The July/August issue of Iceland Review is out. It is 144 pages, including numerous quality articles and interviews, as well as first-rate photographs.
There is a detailed article about the presidential election in Iceland and the accidental candidacy of Guðni Th. Jóhannesson. We follow Guðni during the campaign and through election day.
The National Commissioner of the Icelandic police discusses pistols, priorities and ways to protect the public. Although it may shock you that police in Iceland occasionally use weapons, another article in the magazine will reveal to you that violence and weapons were a much larger problem in Iceland in 1238, when the largest battle in the country’s history was waged.
As always, we write about delicious food and give your eyes a chance to feast on pictures of the most colorful dishes.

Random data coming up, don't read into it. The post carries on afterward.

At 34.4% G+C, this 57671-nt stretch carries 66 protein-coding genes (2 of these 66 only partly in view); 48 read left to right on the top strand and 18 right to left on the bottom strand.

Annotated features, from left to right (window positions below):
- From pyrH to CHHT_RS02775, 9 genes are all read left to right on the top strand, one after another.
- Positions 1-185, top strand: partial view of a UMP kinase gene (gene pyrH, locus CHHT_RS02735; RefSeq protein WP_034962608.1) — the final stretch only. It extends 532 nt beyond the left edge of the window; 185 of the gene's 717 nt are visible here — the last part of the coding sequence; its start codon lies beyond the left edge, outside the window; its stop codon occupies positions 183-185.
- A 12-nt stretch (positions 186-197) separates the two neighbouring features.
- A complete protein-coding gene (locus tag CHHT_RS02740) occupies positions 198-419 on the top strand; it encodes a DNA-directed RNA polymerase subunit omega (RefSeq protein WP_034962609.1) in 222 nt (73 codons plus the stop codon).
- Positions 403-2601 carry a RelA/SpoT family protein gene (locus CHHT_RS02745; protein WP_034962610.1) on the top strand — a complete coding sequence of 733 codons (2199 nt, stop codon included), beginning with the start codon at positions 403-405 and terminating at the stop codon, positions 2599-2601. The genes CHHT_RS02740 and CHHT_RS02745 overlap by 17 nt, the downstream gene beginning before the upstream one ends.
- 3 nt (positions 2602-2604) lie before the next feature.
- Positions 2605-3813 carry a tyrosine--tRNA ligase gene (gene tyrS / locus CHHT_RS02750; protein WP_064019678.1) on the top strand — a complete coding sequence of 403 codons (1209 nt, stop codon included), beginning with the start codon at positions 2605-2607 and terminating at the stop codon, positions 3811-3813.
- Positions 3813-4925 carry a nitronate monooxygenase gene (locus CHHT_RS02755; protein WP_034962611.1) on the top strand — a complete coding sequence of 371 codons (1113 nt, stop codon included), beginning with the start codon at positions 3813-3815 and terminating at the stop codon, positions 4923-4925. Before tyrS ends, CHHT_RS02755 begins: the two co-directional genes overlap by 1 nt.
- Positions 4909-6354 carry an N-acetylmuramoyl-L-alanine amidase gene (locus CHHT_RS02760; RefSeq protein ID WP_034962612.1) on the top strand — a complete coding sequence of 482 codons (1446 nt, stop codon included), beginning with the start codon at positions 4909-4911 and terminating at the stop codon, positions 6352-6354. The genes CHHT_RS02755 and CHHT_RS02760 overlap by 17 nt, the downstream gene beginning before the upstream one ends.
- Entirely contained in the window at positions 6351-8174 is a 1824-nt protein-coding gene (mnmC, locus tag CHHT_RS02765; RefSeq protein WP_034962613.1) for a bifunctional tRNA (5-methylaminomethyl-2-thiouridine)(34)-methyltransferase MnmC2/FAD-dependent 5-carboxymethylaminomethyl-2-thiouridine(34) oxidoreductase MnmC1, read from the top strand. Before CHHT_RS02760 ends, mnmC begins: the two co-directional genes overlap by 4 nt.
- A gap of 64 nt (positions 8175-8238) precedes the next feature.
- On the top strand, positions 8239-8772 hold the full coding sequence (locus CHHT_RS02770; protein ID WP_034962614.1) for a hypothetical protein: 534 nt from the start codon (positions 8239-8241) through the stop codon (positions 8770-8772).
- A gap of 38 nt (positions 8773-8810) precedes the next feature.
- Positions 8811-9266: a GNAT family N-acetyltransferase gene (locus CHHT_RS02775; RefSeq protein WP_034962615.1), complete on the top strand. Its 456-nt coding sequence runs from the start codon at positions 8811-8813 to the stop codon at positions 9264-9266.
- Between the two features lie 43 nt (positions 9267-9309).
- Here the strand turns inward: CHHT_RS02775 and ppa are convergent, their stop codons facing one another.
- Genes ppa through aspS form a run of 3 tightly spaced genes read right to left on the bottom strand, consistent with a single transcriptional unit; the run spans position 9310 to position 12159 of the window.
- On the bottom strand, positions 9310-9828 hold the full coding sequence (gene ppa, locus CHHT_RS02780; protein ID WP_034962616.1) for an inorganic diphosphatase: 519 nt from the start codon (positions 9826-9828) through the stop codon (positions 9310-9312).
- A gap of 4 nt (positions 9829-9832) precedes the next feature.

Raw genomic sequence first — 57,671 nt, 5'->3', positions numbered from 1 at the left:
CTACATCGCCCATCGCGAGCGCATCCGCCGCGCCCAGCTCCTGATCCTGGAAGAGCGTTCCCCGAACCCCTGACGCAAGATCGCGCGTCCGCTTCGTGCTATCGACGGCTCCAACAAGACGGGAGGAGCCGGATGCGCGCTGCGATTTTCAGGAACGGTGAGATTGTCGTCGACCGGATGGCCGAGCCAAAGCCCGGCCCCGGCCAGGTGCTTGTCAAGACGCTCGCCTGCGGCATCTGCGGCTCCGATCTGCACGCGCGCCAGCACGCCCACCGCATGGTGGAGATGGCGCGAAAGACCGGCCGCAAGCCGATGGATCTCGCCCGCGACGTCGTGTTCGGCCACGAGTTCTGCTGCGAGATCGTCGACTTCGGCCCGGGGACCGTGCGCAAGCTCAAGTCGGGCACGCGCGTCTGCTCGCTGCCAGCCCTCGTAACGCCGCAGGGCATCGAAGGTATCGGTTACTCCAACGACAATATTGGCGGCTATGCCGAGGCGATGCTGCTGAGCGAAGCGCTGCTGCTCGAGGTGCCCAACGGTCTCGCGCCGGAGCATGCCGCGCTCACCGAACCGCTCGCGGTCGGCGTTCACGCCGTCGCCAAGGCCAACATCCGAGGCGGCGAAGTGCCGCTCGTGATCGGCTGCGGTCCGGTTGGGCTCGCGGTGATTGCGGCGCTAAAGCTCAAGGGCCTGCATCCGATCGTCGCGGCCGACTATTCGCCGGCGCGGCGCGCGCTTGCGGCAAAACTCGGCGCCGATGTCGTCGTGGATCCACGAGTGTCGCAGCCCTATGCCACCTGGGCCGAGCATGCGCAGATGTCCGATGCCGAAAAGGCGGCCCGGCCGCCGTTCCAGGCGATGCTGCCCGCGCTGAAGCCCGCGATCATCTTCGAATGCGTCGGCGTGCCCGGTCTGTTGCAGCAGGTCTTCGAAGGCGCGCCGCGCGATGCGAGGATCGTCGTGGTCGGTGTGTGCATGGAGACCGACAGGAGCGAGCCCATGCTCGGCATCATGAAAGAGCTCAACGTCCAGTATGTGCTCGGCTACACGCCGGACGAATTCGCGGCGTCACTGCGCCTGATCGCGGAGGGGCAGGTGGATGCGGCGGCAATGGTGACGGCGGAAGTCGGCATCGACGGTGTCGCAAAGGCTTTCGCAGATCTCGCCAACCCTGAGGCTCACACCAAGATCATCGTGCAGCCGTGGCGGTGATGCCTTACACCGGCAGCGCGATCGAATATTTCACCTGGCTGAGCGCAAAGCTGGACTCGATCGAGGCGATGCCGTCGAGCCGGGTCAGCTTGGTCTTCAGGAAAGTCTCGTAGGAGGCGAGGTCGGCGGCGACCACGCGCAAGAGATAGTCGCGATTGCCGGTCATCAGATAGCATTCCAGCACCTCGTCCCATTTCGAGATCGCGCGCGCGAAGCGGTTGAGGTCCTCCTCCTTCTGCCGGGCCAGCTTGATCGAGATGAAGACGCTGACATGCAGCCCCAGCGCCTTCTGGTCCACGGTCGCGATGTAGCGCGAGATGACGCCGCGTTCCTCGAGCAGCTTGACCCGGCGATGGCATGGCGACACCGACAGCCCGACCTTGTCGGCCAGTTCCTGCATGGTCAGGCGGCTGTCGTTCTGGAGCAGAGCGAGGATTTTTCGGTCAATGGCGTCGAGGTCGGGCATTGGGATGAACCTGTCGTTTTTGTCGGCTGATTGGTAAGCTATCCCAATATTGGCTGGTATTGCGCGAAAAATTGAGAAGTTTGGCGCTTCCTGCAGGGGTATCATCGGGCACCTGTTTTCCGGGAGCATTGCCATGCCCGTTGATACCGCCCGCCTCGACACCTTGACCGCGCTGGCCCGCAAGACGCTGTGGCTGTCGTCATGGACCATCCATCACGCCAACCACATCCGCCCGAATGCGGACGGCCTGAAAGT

There is coverage of a promising, young singer, cultural reviews, an article about the honorary artist of Reykjavík, as well as an interview with an artist who has combined a passion for wildlife conservation and art.
If you haven’t been following Icelandic news lately, don’t worry, because the issue includes all the news highlights of the past two months.
We visit Iceland’s largest goat breeding farm and interview the woman who has dedicated her life to reviving the Icelandic goat, which only a few years ago was in danger of extinction.
Of course there is coverage of the recent fairy tale of the Icelandic men’s national football team, which made history by making it to the quarter-finals at the EURO 2016 in France this summer.
A well known photographer discusses his 40-year nature photography career and presents some stunning drone shots.
Moreover, there is an interview with the Icelander who has been the artistic director of the San Francisco Ballet for more than three decades. The ballet performed at the Reykjavík Arts Festival in May.
There is a supplement on action-packed tours in Iceland for the adventurous person, as well as one on the Reykjanes peninsula. Finally, this issue includes a guide to Iceland’s many museums, which, as it turns out, both rock and shock.
You can pick up a free copy of Iceland Review at Keflavík International Airport and at numerous tourist destinations around Iceland.
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